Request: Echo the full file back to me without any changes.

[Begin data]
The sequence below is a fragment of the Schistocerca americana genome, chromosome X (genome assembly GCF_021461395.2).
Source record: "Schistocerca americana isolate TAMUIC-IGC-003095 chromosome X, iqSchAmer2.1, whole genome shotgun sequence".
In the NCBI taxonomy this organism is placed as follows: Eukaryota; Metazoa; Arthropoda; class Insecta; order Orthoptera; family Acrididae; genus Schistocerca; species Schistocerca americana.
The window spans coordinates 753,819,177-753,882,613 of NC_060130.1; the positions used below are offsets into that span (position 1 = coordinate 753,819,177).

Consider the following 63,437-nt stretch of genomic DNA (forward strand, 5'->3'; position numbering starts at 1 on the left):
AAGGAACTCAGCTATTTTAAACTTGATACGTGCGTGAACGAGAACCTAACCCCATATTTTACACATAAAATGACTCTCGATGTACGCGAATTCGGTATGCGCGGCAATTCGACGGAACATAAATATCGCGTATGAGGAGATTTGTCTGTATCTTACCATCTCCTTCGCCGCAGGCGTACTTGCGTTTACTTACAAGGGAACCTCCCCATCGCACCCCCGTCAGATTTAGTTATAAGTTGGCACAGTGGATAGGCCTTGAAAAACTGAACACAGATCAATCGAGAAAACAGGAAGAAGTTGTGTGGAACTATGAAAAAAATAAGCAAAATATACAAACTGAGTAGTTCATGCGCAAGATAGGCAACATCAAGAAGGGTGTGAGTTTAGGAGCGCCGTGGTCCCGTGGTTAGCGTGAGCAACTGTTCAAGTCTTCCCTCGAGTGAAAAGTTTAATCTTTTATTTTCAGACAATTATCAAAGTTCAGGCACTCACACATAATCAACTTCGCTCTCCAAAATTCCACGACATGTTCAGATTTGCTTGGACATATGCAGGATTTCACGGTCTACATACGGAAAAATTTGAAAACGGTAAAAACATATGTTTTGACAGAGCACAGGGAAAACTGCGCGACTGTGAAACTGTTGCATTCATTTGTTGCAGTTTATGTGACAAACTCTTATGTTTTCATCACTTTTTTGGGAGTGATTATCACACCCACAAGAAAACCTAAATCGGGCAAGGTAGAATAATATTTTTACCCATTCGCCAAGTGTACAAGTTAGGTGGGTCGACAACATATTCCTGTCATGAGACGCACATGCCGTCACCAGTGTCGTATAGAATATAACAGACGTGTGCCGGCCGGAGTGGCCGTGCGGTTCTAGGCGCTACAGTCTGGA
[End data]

The sequence below is a fragment of the Schistocerca americana genome, chromosome X (genome assembly GCF_021461395.2).
Source record: "Schistocerca americana isolate TAMUIC-IGC-003095 chromosome X, iqSchAmer2.1, whole genome shotgun sequence".
In the NCBI taxonomy this organism is placed as follows: Eukaryota; Metazoa; Arthropoda; class Insecta; order Orthoptera; family Acrididae; genus Schistocerca; species Schistocerca americana.
The window spans coordinates 753,819,177-753,882,613 of NC_060130.1; the positions used below are offsets into that span (position 1 = coordinate 753,819,177).

Consider the following 63,437-nt stretch of genomic DNA (forward strand, 5'->3'; position numbering starts at 1 on the left):
AAGGAACTCAGCTATTTTAAACTTGATACGTGCGTGAACGAGAACCTAACCCCATATTTTACACATAAAATGACTCTCGATGTACGCGAATTCGGTATGCGCGGCAATTCGACGGAACATAAATATCGCGTATGAGGAGATTTGTCTGTATCTTACCATCTCCTTCGCCGCAGGCGTACTTGCGTTTACTTACAAGGGAACCTCCCCATCGCACCCCCGTCAGATTTAGTTATAAGTTGGCACAGTGGATAGGCCTTGAAAAACTGAACACAGATCAATCGAGAAAACAGGAAGAAGTTGTGTGGAACTATGAAAAAAATAAGCAAAATATACAAACTGAGTAGTTCATGCGCAAGATAGGCAACATCAAGAAGGGTGTGAGTTTAGGAGCGCCGTGGTCCCGTGGTTAGCGTGAGCAACTGTTCAAGTCTTCCCTCGAGTGAAAAGTTTAATCTTTTATTTTCAGACAATTATCAAAGTTCAGGCACTCACACATAATCAACTTCGCTCTCCAAAATTCCACGACATGTTCAGATTTGCTTGGACATATGCAGGATTTCACGGTCTACATACGGAAAAATTTGAAAACGGTAAAAACATATGTTTTGACAGAGCACAGGGAAAACTGCGCGACTGTGAAACTGTTGCATTCATTTGTTGCAGTTTATGTGACAAACTCTTATGTTTTCATCACTTTTTTGGGAGTGATTATCACACCCACAAGAAAACCTAAATCGGGCAAGGTAGAATAATATTTTTACCCATTCGCCAAGTGTACAAGTTAGGTGGGTCGACAACATATTCCTGTCATGAGACGCACATGCCGTCACCAGTGTCGTATAGAATATAACAGACGTGTGCCGGCCGGAGTGGCCGTGCGGTTCTAGGCGCTACAGTCTGGA